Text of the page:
On Thursday night in Boston, the intrigue of a matchup between two of the five highest-scoring offenses in baseball took a backseat to the main narrative entering the weekend: Terry Francona's return to Fenway Park as an opposing manager.
It would have been hard to imagine a better re-emergence as an acting manager than he experienced on Thursday night.
Not only did the Red Sox salute his historic Boston tenure with a video tribute displayed to the fans at Fenway Park, but Tito's current team, the AL Central-leading Cleveland Indians, bruised and battered Red Sox pitching all night, riding a relentless offensive attack to a 12-3 victory.
While the tribute was fitting, it would have been only a small consolation prize had the Indians lost the game. At this point, two years since the public and embarrassing falling-out between Francona, team and ownership, the hatchet seems to have been buried in Boston.
Despite Francona's critical stance toward Red Sox ownership in his recently released book, the differences between Francona in the media and Francona on the bench are stark. And now that he's back between the white lines, it was the proper time to honor him for his World Series titles, playoff appearances and representing the Red Sox better than any manager in their history.
But as satisfying as that must have been for Francona, that his lineup banged out 16 hits must have looked even sweeter.
Make no mistake: Cleveland's offense isn't a fluke.
Led by a group of patient, powerful hitters up and down the lineup, the Indians enter the weekend first in MLB in OPS, second in runs, first in slugging, first in home runs, fifth in doubles and first in extra-base hits.
Led by the switch-hitting duo of Nick Swisher and Carlos Santana, the raw power of Mark Reynolds and the speed and athleticism of Michael Bourn and Michael Brantley, Francona is overseeing an offensive attack that hearkens back to his early days in Boston.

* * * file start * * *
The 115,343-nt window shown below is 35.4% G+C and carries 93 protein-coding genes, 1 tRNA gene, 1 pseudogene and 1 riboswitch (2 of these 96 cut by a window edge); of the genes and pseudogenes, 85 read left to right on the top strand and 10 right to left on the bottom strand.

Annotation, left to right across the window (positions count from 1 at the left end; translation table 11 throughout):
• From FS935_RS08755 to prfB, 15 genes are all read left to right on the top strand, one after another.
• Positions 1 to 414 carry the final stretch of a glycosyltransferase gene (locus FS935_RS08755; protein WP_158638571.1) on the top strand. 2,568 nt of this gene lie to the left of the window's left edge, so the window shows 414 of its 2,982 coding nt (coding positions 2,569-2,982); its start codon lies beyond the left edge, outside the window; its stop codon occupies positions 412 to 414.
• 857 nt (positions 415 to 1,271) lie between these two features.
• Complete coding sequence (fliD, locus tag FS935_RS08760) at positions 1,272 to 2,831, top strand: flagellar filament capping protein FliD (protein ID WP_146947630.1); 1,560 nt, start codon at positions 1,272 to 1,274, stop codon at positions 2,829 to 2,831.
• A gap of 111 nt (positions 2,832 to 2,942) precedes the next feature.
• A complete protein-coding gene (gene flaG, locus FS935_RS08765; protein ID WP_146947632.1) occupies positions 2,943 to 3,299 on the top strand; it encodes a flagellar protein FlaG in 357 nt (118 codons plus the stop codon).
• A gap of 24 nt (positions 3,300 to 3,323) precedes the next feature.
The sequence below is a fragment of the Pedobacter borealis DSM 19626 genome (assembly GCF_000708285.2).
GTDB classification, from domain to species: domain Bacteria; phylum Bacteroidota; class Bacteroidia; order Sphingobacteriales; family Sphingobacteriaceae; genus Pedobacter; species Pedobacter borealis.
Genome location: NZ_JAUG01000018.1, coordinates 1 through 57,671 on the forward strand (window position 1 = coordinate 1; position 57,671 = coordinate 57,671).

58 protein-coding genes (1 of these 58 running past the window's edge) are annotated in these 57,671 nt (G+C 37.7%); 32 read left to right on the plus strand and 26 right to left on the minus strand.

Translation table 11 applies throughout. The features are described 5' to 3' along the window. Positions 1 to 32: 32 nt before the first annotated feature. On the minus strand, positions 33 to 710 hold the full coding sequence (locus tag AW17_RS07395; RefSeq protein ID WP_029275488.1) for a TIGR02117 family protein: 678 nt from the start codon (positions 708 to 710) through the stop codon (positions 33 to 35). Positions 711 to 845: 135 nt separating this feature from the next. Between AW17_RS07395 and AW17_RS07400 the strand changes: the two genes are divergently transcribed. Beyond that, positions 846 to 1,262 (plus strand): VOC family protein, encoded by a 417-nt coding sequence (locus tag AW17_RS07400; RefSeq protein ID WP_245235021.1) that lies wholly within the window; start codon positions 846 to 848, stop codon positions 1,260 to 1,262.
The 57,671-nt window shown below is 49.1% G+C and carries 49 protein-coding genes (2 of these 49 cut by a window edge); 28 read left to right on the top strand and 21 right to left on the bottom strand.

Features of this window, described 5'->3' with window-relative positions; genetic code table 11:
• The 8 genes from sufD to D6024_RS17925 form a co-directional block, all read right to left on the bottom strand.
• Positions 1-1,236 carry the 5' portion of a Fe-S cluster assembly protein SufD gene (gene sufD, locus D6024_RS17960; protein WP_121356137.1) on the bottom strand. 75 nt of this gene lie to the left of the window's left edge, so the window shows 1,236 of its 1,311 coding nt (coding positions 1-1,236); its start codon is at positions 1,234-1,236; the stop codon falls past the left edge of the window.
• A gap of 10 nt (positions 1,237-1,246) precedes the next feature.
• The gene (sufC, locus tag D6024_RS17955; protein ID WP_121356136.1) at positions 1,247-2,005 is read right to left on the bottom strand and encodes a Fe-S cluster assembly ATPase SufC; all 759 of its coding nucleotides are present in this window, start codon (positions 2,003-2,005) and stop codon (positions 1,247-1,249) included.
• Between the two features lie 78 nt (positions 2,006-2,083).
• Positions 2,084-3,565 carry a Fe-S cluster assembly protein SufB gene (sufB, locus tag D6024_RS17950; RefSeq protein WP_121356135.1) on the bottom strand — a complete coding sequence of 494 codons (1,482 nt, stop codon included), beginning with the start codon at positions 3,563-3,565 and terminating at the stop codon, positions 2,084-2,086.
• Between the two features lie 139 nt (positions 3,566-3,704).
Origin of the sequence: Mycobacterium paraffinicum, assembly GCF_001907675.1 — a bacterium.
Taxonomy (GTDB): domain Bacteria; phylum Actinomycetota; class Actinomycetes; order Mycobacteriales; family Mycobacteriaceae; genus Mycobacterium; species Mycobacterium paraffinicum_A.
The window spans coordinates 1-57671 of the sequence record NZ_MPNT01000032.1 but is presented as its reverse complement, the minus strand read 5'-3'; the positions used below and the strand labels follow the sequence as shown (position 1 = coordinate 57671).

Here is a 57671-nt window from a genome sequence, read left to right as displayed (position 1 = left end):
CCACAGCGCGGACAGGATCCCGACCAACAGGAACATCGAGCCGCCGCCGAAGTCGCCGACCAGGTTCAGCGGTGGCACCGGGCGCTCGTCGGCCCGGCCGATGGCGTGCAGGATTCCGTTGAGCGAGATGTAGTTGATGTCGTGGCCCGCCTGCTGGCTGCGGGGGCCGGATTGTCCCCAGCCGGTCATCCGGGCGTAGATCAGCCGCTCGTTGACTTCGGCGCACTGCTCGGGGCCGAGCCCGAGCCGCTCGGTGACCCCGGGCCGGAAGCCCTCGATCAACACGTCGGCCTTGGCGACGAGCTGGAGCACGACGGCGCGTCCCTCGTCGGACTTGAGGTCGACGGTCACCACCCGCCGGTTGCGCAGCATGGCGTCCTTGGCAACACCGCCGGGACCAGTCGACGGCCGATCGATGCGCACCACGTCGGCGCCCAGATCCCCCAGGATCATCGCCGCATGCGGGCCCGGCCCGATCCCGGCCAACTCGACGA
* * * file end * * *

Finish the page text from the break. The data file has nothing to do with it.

The names may not evoke reactions like "Manny" or "Papi" did in 2003, but the production speaks for itself.
If Cleveland can receive average to above-average starting pitching behind Justin Masterson, it'll remain in the AL Central race with Detroit all summer long.
While the team was expected to be much improved from the 68-94 mess of 2012, few saw their additions—despite Francona's arrival—as more than a jump from bad to average. If it all broke right, a finish slightly above .500 seemed reasonable for the 2013 Indians.
By punishing Ryan Dempster and the Boston bullpen, though, Francona's new team sent a message: As Memorial Day approaches, the Indians are to be taken seriously in the AL hierarchy.
After last night's victory, coupled with New York's idle evening, Cleveland now boasts the third-best run differential in the American League, trailing only Detroit and Texas.
Considering that their minus-178 differential in 2012 was easily the worst in the American League—trailing only the dreadful Houston Astros in all of baseball—the early-season returns been even more eye-opening.
This weekend isn't just about Francona's return and ovation at Fenway; it's about his new team establishing a place on the map as a legitimate contender, along with the Boston Red Sox.
Chants of "Tito! Tito! Tito!" rang throughout Fenway Park last evening. If the season continues as it has, Cleveland fans may one day find themselves shouting the same.